The diameter of the blood vessel considering the relative time periods of the systolic (1/3) and diastolic (2/3) phases of the cardiac cycle was assumed to be the most representative diameter size in each cardiac cycle (Rådegran and Saltin 1998). This value was used to determine the cross-sectional area of the vessel (area = πr 2, where r is the radius of the vessel) and to calculate the blood flow. Beat-by-beat brachial artery blood flow was calculated by multiplying V mean and πr 2.
The shear stress was calculated using the equation 4ηV mean/diameter, where η is the blood viscosity (assumed as 4.0 cP). The resting blood flow was calculated as the average of 10 pulse beats during resting conditions before exercise. The hyperemic response during recovery was monitored for 5 min following Exdyn. Data were averaged using 5 pulse beats each immediately before the 5th, 10th, 20th, 30th, 60th, 90th, 120th, 150th, 180th, 240th, and 300th second during the recovery period after exercise. The peak hyperemia (BFpeak) was defined as the highest value (the average of 5-pulse beats) during recovery.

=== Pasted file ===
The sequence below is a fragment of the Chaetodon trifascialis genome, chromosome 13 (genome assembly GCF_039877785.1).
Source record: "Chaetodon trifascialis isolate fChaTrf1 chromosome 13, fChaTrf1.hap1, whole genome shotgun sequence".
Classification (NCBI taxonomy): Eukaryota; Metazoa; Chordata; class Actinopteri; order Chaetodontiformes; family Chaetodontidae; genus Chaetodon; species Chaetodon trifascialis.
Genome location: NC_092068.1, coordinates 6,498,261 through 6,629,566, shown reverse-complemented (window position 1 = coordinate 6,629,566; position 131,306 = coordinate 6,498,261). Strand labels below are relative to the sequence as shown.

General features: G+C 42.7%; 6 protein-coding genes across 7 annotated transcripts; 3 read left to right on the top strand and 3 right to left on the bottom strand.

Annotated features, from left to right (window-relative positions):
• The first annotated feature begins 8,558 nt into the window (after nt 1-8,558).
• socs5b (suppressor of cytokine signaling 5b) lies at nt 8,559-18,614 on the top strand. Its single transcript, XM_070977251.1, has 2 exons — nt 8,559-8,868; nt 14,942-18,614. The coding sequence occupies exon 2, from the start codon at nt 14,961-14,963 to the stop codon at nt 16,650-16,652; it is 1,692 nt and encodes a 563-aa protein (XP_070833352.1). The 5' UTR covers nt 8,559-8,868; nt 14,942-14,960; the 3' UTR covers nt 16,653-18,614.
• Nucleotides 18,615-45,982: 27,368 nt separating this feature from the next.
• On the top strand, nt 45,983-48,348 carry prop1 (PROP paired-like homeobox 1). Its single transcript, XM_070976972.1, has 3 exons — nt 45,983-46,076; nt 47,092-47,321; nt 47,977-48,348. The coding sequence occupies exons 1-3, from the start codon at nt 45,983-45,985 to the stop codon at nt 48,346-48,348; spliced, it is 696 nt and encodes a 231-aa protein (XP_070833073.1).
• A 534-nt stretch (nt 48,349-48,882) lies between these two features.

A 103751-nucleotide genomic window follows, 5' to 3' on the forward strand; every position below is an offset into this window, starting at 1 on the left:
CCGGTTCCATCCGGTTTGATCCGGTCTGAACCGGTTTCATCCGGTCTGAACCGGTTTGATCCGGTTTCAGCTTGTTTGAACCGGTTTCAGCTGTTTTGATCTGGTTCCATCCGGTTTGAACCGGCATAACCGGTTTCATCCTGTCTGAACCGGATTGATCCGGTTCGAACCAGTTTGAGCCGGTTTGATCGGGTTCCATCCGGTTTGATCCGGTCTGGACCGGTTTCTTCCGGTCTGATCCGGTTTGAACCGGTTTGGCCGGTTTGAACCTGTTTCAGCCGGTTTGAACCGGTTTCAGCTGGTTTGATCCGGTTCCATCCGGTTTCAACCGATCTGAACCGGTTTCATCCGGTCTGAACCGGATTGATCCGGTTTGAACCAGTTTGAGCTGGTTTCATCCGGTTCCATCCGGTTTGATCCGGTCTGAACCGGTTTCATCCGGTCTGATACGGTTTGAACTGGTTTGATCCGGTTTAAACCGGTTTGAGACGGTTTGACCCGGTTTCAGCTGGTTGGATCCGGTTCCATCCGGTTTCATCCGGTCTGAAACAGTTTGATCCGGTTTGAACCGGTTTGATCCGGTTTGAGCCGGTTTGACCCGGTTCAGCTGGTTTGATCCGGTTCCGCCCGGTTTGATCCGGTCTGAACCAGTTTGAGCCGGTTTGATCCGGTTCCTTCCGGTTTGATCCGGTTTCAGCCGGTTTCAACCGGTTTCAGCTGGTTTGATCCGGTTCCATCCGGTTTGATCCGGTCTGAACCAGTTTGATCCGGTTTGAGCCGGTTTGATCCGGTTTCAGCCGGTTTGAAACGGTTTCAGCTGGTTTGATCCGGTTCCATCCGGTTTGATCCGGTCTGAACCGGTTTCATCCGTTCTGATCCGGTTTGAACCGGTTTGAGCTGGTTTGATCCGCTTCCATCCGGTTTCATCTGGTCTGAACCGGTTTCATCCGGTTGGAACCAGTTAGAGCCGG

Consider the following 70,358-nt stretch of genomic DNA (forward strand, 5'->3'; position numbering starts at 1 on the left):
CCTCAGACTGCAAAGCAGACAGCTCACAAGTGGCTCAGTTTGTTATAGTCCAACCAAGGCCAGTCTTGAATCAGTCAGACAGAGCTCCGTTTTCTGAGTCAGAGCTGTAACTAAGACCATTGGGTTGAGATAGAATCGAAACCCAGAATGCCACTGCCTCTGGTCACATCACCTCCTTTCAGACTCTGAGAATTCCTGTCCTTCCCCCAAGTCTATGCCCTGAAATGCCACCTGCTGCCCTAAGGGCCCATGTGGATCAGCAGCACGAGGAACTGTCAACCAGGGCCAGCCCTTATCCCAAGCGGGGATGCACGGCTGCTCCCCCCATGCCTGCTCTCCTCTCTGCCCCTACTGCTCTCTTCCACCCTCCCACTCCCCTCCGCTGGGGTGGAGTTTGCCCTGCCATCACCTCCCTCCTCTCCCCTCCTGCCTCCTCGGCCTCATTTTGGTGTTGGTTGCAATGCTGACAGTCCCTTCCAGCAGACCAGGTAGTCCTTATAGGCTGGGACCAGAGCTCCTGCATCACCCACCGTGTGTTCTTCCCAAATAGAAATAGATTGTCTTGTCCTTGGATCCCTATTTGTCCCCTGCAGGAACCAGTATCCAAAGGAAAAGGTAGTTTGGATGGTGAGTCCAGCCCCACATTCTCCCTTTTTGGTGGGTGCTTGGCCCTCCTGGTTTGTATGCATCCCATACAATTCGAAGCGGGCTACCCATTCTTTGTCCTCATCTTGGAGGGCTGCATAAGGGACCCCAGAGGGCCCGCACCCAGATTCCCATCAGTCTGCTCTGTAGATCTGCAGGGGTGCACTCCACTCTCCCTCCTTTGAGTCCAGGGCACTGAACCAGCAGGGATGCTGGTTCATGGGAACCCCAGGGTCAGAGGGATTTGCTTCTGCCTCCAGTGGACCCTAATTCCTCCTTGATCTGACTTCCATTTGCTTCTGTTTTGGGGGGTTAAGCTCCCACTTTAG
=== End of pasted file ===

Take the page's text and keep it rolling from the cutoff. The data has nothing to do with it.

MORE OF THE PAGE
The strength training consisted of intermittent isometric handgrip exercises at 70% MVC for 2 s with a 2-s rest interval, repeated 10 times. The setup for performing grip exercise was the same as mentioned in the exercise testing section. The endurance training regimen was the same as Exdyn mentioned in the exercise testing section. Strength and endurance training were performed twice weekly by the subjects of the STR + END group during immobilization. First, strength training was performed (duration of each session, ~40 s), and 30 min thereafter, endurance training was performed (duration of each session, ~60 s).